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How to Discuss Athletic Scholarships With Coaches

discussing scholarships with coachesHigh school athletes in the recruiting process understand all the work that goes into it. Not only are you working hard to perform your best on the field and in school, but you also need to stay organized as you search for the college program that is right for you. Between emails, letters, and phone calls, it’s very easy to lose track of your progress when trying to get recruited.

High school athletes who are looking to get recruited will compile a sports resume and a highlight video to send to college coaches. These items are crucial in your introduction to college coaches because they won’t respond to you without them. College coaches are busy and need your information put right in front of them if they are ever going to garner interest in you.

After you get in contact with college coaches, you will start a series of conversations with them if they are interested in you. These contacts are all about getting to know you and watching your progress on your high school or club team. Developing a relationship with a college coach is something that happens slowly and over a long period of time. It is important to take the time to become familiar with each other and make sure that this school is the right fit for you.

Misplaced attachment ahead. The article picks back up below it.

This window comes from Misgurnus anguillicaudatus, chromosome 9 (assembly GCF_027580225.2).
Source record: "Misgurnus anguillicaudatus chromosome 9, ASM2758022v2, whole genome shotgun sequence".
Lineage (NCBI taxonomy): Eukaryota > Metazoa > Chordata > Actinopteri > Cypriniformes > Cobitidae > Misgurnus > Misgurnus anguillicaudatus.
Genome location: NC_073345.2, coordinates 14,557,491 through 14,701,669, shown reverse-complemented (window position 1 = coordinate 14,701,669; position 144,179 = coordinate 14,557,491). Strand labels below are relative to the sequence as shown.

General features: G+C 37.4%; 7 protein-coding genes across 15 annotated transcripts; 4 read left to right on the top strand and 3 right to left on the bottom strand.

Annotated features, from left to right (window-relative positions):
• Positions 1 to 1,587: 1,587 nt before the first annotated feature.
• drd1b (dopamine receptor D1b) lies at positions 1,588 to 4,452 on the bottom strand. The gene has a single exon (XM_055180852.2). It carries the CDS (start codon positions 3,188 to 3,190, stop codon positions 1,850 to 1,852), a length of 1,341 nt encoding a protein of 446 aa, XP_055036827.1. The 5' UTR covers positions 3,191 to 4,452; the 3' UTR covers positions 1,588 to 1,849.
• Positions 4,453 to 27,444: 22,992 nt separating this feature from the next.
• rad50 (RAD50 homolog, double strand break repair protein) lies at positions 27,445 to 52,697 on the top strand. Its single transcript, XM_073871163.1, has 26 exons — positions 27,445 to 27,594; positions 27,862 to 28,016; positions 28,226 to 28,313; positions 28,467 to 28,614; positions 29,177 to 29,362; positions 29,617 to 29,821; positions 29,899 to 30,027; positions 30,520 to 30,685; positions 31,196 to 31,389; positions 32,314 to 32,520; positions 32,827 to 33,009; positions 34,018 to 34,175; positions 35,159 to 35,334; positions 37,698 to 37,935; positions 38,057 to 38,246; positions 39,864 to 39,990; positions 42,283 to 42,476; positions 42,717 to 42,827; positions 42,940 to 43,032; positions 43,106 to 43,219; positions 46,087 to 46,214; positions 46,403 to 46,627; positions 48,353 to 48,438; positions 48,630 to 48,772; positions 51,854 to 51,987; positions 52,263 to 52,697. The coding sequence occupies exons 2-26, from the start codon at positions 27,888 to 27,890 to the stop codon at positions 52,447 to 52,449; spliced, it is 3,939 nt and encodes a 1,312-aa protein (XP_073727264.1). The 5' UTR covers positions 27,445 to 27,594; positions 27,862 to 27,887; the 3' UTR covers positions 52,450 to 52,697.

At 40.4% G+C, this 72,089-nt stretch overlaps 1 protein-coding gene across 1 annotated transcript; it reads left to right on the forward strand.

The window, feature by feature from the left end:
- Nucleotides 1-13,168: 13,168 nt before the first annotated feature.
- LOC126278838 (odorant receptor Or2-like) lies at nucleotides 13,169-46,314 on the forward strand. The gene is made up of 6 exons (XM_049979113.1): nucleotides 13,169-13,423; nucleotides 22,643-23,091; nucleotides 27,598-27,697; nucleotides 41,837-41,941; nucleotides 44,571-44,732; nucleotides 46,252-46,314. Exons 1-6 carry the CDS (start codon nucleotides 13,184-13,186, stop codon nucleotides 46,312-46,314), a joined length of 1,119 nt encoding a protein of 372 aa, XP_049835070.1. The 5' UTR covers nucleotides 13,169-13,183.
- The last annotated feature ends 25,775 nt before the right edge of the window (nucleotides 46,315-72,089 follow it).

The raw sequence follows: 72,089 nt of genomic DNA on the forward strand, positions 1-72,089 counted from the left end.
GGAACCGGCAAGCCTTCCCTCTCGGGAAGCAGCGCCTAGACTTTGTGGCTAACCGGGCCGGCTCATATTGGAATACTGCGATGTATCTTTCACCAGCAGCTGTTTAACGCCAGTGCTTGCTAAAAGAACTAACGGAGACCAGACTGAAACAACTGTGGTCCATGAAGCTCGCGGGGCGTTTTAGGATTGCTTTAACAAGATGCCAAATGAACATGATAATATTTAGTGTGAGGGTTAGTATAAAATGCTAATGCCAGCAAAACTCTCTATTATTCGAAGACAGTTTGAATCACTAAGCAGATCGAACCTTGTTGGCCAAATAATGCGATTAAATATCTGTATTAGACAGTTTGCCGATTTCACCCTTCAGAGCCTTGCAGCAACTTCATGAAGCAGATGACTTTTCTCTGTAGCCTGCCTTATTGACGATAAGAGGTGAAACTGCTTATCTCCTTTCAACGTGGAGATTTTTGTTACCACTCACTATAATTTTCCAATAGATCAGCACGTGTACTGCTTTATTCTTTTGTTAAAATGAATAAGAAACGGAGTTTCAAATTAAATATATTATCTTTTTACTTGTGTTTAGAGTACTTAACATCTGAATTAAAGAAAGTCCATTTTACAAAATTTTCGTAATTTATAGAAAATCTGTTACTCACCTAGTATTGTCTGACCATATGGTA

As the conversations continue and you know for sure that the coach is interested in pursuing you as a potential student-athlete, you will start to get curious about where you stand against other recruits. If you are looking for an athletic scholarship, it may be time to start asking the college coach these questions. The timing of these questions can be crucial, so make sure not to ask them too early in the process; coaches will be turned off by athletes who are just looking for money and not truly dedicated to contributing to the team.

When you feel ready to discuss scholarships with college coaches, here are some tips to help you negotiate a better scholarship opportunity:

  1. Be realistic: Earning a full ride scholarship is rare and only saved for the top-tier athletes. You need to understand and realize that an opportunity for any scholarship at all is great and not to snuff at coaches who don’t offer you more than you think you deserve. Make sure to have a discussion with your family about what you can afford to pay for college, and be honest to the coach about it.
  2. Watch your commitments: Make sure to take the time to talk to college coaches about scholarships before you make any verbal commitments. Be honest to the coaches about who else you are talking to but you don’t have to share what the other schools may be offering. You don’t want to rush into a verbal commitment that you back out of because the coaching community is well connected and your value as a potential student athlete may crumble.
  3. Don’t wait too long: As you start getting scholarship offers, you will want to take time to make the right decision. It’s about more than just the money; you want to consider the school, coach, and many other things that will affect your experience. But if you take too long in making your decision, coaches will move on to the next athlete of their choice. Never assume that the coach will wait to hear from you because their goal is to get their roster set. If they have another athlete who is ready to commit, chances are they will offer the scholarship to them.

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